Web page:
thumbnailFigure 2. Standing forward bending position (A) is not useful in surface topography examination - it causes the images to be captured tangentially to the back projection (B, C).

Purpose of the study

The purpose of this study was to assess the usefulness of surface topography method for school screening for scoliosis. Scoliometer examination was used as a reference examination.

Methods

The study has been performed with the approval of the Poznan University of Medical Sciences Bioethics Committee, decision number 1112/08. Agreements of school principal and of parents were required prior to examination.

Examination included 996 girls between age of 9 and 13, average 11.0 ± 1.0 years. Clinical evaluation of the spine, the ATR measurement with the use of Bunnell scoliometer and the surface topography examination with the use of CQ Electronic System (Poland) device were performed on the same day by one observer (J.C.). Additionally 10 children underwent ST examination performed by 3 researchers in order to measure value of inter-observer error for Surface Trunk Rotation (STR) parameter.

Scoliometer examination required uncovering of the upper part of the body; the girls did not have to take off their bras. Scoliometer examination was performed in a sitting on a chair position with forward bending of the trunk. ATR measures were done on three levels of the spine: proximal thoracic, main thoracic and lumbar, and the maximal ATR value was retained. Number of positively screened children was determined based on the ATR ≥ 7° criterion.

For surface topography examination, it was necessary to uncover the whole surface of the back and to mark anatomical landmarks: spinous processes from C7 through S1, and posterior superior iliac spines. During examination the light was turned off and the child was sitting with forward flexion of the trunk, the shoulders over the pelvis and the knees flexed at right angle, Figure 3. The projection angle was 90°, which means that the camera was placed perpendicularly to the measured surface. The 40 milliseconds images of the back were captured with a CCD camera. Recording of a sequence of images took from 5 to 15 seconds then one image, the most characteristic to the child was chosen for further analysis.

thumbnailFigure 3. Sitting forward bending position as used for surface topography examination: A - side view, B - posterior view as produced with surface topography.

On each spine level from C7 through S1 the angle of surface rotation (α angle) is contained between two adjacent lines: (1) a line situated within the frontal plane and (2) a line which connects two points lying on the back surface, situated symmetrically on the left and on the right side of the corresponding spinous process. The distance between the two points (point A and point B) was defined to be equal to the distance between the two posterior superior iliac spines of the patient (PSIS). The distance between each point and spinous process (S) is equal to half a distance between two PSIS, Figure 4. The maximal value of the trunk rotation was named the Surface Trunk Rotation (STR) and was automatically picked up with the dedicated software as the highest rotation value of 19 spine levels from C7 to S1.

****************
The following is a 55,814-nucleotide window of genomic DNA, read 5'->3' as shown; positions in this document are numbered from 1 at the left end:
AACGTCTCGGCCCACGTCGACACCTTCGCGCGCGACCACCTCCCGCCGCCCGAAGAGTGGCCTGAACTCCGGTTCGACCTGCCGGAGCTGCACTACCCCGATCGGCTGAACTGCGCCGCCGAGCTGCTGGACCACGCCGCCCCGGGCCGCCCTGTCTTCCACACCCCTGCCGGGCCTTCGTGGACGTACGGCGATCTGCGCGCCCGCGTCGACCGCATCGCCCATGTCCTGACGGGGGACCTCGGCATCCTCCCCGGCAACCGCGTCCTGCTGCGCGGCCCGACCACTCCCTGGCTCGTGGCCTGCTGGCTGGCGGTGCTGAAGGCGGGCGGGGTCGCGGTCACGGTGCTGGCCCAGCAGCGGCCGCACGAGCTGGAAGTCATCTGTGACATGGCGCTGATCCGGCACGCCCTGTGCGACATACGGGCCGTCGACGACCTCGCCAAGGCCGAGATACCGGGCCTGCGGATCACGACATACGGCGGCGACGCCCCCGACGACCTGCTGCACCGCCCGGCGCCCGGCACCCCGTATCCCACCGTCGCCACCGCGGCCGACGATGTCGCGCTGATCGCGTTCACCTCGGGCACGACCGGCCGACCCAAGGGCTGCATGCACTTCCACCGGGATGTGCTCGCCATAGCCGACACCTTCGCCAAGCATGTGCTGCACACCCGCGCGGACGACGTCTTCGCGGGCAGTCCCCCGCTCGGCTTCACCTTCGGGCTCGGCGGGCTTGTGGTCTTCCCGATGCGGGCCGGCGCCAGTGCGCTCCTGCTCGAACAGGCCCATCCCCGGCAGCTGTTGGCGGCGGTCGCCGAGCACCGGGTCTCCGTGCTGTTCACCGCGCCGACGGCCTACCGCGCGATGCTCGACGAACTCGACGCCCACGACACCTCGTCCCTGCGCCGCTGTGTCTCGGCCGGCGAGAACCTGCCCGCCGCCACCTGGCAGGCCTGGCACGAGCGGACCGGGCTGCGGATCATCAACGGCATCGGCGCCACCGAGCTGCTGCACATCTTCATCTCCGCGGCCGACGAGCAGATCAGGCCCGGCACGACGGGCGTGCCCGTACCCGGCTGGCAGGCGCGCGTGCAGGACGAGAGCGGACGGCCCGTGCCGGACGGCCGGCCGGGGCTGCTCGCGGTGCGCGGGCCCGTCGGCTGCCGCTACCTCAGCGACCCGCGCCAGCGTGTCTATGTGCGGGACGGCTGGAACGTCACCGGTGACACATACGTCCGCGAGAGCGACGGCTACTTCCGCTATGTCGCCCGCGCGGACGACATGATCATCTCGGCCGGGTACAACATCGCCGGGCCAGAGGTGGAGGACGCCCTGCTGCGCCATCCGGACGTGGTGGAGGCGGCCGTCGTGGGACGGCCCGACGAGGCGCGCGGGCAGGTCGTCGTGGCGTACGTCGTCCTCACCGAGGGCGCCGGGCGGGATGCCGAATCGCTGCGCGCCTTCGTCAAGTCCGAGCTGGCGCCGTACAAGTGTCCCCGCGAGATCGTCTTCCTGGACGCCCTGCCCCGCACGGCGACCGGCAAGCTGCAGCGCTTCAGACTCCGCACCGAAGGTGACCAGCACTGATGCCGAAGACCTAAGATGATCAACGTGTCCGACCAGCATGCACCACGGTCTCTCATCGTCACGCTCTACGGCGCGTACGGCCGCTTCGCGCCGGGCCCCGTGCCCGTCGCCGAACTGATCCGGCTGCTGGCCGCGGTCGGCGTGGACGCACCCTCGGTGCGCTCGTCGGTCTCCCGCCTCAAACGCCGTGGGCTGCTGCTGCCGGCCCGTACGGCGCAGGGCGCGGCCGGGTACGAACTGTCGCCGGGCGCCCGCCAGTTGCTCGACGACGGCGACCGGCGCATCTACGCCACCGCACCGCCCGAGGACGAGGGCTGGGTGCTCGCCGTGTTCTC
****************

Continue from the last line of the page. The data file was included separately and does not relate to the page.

thumbnailFigure 4. Surface Trunk Rotation (STR) parameter setting. Left - surface trunk rotation on nineteen spine levels, from which the maximal value is automatically selected and named STR. Right - scheme showing the surface trunk rotation angle determination: the line (1) is situated within the frontal plane, the line (2) connects two points: A and B situated at the surface at equal distance from the corresponding spinous process;/AB/is equal to the distance between two PSIS,/AS/is equal to half a distance between two PSIS,/AS/is equal to/BS/.

The repeatability of ST examination was assessed based on the value of intra-observer error and inter-observer error [39]. The intra-observer error for the STR parameter was assessed based on examination performed twice by the same researcher in the group of 50 girls (100 examinations in total). There was a break between examinations to perform several bends, jumps, arms swings and sit-ups. The value of inter-observer error for STR was assessed in the group of ten girls examined by three researchers. Each girl was examined once by each researcher (30 examinations in total) and a break was taken between examinations.

Surface topography measurement results were compared to scoliometer measurement results treating scoliometer measurement as a reference. Assessment of the repeatability, sensitivity, specificity, positive predictive value and negative predictive value of surface topography measurement was performed, assuming the value of ATR ≥ 7° as the reference value. The calculations were performed four times, for the Surface Trunk Rotation of 7, 6, 5 and 4 degrees, respectively. Time required for performing surface topography examination and scoliometer examination was assessed.

Results

The number of girls positively screened with the use of scoliometer (ATR value greater than or equal to 7°) was 45, the percentage was 4.5%.

Out of 996 subjects, 21 results of surface topography (2.1%) had to be excluded from analysis because of the surface topography image artifacts. No patient had to be excluded from the scoliometer examination analysis. For the STR parameter the value of intra-observer error was 1.9° and the value of inter-observer error was 0.8°.

The number of children presenting true positive, true negative, false positive, false negative results of surface topography examination in relation to the Bunnell scoliometer examination is presented in Table 1.

Table 1. Results of surface topography measurement in relation to the Bunnell scoliometer measurement

The sensitivity, specificity, positive predictive values (PPV) and negative predictive values (NPV) of the STR are presented in Table 2.

Table 2. Sensitivity, specificity, positive and negative predictive value of surface trunk rotation related to ATR ≥7°

The ATR measurement lasted around 2 minutes (from 1 to 3 minutes) per child. Surface topography evaluation with image assessment lasted about 10 minutes (from 7 to 15 minutes) per child.

Discussion